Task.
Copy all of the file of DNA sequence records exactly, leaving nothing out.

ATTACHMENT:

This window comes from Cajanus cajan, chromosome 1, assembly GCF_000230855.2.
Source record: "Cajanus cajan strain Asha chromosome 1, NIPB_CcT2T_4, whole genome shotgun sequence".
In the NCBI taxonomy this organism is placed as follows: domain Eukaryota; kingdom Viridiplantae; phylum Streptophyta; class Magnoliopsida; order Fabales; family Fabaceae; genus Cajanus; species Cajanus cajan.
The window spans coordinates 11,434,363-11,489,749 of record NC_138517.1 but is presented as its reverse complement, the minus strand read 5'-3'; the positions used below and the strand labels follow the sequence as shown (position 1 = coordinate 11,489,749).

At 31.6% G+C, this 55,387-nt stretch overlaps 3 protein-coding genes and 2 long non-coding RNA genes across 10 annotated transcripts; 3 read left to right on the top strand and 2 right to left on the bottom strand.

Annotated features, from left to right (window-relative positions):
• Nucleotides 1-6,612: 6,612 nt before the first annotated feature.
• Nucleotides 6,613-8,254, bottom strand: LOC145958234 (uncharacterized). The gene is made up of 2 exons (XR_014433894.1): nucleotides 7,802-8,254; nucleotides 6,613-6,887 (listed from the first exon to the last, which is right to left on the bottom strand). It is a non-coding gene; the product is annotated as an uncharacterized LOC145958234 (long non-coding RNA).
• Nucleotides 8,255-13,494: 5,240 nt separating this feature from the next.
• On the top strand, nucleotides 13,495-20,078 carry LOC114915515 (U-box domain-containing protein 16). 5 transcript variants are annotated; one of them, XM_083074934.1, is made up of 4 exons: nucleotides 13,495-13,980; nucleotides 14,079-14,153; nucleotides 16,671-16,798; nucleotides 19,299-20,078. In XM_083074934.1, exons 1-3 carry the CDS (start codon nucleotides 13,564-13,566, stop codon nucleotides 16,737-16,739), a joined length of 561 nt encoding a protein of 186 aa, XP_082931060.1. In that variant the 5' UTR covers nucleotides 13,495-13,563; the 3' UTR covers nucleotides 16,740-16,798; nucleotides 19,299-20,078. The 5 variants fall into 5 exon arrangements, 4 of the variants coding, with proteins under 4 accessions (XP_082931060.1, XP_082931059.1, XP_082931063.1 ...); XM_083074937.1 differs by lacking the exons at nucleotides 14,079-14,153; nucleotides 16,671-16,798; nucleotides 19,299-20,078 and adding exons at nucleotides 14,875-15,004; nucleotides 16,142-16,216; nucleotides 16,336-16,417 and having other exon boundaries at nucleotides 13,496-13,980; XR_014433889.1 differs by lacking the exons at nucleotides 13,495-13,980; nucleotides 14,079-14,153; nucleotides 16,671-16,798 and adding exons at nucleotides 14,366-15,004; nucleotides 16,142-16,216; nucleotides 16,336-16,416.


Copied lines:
This window comes from Cajanus cajan, chromosome 1, assembly GCF_000230855.2.
Source record: "Cajanus cajan strain Asha chromosome 1, NIPB_CcT2T_4, whole genome shotgun sequence".
In the NCBI taxonomy this organism is placed as follows: domain Eukaryota; kingdom Viridiplantae; phylum Streptophyta; class Magnoliopsida; order Fabales; family Fabaceae; genus Cajanus; species Cajanus cajan.
The window spans coordinates 11,434,363-11,489,749 of record NC_138517.1 but is presented as its reverse complement, the minus strand read 5'-3'; the positions used below and the strand labels follow the sequence as shown (position 1 = coordinate 11,489,749).

At 31.6% G+C, this 55,387-nt stretch overlaps 3 protein-coding genes and 2 long non-coding RNA genes across 10 annotated transcripts; 3 read left to right on the top strand and 2 right to left on the bottom strand.

Annotated features, from left to right (window-relative positions):
• Nucleotides 1-6,612: 6,612 nt before the first annotated feature.
• Nucleotides 6,613-8,254, bottom strand: LOC145958234 (uncharacterized). The gene is made up of 2 exons (XR_014433894.1): nucleotides 7,802-8,254; nucleotides 6,613-6,887 (listed from the first exon to the last, which is right to left on the bottom strand). It is a non-coding gene; the product is annotated as an uncharacterized LOC145958234 (long non-coding RNA).
• Nucleotides 8,255-13,494: 5,240 nt separating this feature from the next.
• On the top strand, nucleotides 13,495-20,078 carry LOC114915515 (U-box domain-containing protein 16). 5 transcript variants are annotated; one of them, XM_083074934.1, is made up of 4 exons: nucleotides 13,495-13,980; nucleotides 14,079-14,153; nucleotides 16,671-16,798; nucleotides 19,299-20,078. In XM_083074934.1, exons 1-3 carry the CDS (start codon nucleotides 13,564-13,566, stop codon nucleotides 16,737-16,739), a joined length of 561 nt encoding a protein of 186 aa, XP_082931060.1. In that variant the 5' UTR covers nucleotides 13,495-13,563; the 3' UTR covers nucleotides 16,740-16,798; nucleotides 19,299-20,078. The 5 variants fall into 5 exon arrangements, 4 of the variants coding, with proteins under 4 accessions (XP_082931060.1, XP_082931059.1, XP_082931063.1 ...); XM_083074937.1 differs by lacking the exons at nucleotides 14,079-14,153; nucleotides 16,671-16,798; nucleotides 19,299-20,078 and adding exons at nucleotides 14,875-15,004; nucleotides 16,142-16,216; nucleotides 16,336-16,417 and having other exon boundaries at nucleotides 13,496-13,980; XR_014433889.1 differs by lacking the exons at nucleotides 13,495-13,980; nucleotides 14,079-14,153; nucleotides 16,671-16,798 and adding exons at nucleotides 14,366-15,004; nucleotides 16,142-16,216; nucleotides 16,336-16,416.